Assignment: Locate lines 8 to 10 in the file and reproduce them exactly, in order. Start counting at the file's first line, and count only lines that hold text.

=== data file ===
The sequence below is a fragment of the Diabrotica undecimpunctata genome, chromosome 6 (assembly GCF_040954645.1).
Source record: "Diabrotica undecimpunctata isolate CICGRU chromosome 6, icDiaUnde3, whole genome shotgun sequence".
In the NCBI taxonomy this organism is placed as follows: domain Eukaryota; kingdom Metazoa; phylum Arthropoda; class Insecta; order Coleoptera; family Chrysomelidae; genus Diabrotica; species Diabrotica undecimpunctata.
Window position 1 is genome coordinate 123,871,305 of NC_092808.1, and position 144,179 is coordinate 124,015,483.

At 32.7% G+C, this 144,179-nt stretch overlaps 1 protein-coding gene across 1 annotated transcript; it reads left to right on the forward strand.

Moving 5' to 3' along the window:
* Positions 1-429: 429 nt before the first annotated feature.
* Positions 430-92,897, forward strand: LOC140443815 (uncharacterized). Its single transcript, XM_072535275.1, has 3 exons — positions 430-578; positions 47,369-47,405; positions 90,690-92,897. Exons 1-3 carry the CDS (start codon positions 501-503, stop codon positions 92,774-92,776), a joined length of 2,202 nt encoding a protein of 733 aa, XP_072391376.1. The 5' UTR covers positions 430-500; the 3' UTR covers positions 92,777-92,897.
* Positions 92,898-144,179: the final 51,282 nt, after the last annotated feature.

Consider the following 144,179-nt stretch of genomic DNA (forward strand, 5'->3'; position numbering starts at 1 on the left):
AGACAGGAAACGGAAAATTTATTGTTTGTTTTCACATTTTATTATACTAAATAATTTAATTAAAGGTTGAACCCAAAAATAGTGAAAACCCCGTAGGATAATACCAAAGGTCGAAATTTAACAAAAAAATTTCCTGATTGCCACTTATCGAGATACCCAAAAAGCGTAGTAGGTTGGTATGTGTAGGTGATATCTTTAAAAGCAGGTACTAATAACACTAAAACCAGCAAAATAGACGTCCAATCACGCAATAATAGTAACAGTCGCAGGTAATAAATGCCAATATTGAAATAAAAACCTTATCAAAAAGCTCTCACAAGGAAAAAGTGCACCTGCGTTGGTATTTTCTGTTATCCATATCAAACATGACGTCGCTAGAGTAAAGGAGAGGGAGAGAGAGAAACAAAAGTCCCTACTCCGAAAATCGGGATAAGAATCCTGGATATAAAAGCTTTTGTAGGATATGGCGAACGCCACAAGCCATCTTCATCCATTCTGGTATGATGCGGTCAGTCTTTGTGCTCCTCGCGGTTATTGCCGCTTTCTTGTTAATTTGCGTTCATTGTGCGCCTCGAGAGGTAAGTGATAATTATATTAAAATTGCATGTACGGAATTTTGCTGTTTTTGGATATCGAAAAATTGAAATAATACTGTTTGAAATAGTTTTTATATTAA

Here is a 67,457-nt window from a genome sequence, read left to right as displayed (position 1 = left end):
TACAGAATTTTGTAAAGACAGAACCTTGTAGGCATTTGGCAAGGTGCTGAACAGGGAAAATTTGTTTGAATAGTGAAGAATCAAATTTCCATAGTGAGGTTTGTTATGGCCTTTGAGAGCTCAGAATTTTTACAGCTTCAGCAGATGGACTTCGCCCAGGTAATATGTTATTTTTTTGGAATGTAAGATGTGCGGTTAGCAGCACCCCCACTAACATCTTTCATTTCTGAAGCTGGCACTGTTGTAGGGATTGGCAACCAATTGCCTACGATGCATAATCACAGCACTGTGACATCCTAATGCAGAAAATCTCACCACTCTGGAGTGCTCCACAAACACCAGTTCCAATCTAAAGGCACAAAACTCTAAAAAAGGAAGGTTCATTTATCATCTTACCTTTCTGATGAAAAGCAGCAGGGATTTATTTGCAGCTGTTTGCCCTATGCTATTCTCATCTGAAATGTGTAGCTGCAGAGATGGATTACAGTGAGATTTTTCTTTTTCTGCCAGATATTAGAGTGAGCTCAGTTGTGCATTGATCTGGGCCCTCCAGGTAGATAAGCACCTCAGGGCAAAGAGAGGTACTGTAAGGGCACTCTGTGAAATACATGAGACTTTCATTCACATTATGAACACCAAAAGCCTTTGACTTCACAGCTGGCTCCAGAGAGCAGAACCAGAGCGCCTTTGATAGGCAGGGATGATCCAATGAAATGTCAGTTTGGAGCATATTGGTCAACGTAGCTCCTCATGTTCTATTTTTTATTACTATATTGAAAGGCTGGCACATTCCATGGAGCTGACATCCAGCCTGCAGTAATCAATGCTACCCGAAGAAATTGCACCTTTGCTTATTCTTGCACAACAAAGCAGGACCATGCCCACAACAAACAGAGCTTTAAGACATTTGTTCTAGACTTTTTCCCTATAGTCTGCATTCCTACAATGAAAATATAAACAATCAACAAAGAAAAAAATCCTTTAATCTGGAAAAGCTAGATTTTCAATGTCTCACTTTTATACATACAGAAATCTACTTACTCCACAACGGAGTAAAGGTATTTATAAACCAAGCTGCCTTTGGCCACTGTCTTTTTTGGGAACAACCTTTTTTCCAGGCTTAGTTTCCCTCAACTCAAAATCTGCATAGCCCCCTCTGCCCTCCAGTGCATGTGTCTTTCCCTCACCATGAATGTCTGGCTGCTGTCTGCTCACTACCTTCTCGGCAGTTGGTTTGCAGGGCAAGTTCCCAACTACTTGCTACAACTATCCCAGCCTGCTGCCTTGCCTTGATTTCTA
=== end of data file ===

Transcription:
* Positions 430-92,897, forward strand: LOC140443815 (uncharacterized). Its single transcript, XM_072535275.1, has 3 exons — positions 430-578; positions 47,369-47,405; positions 90,690-92,897. Exons 1-3 carry the CDS (start codon positions 501-503, stop codon positions 92,774-92,776), a joined length of 2,202 nt encoding a protein of 733 aa, XP_072391376.1. The 5' UTR covers positions 430-500; the 3' UTR covers positions 92,777-92,897.
* Positions 92,898-144,179: the final 51,282 nt, after the last annotated feature.

Consider the following 144,179-nt stretch of genomic DNA (forward strand, 5'->3'; position numbering starts at 1 on the left):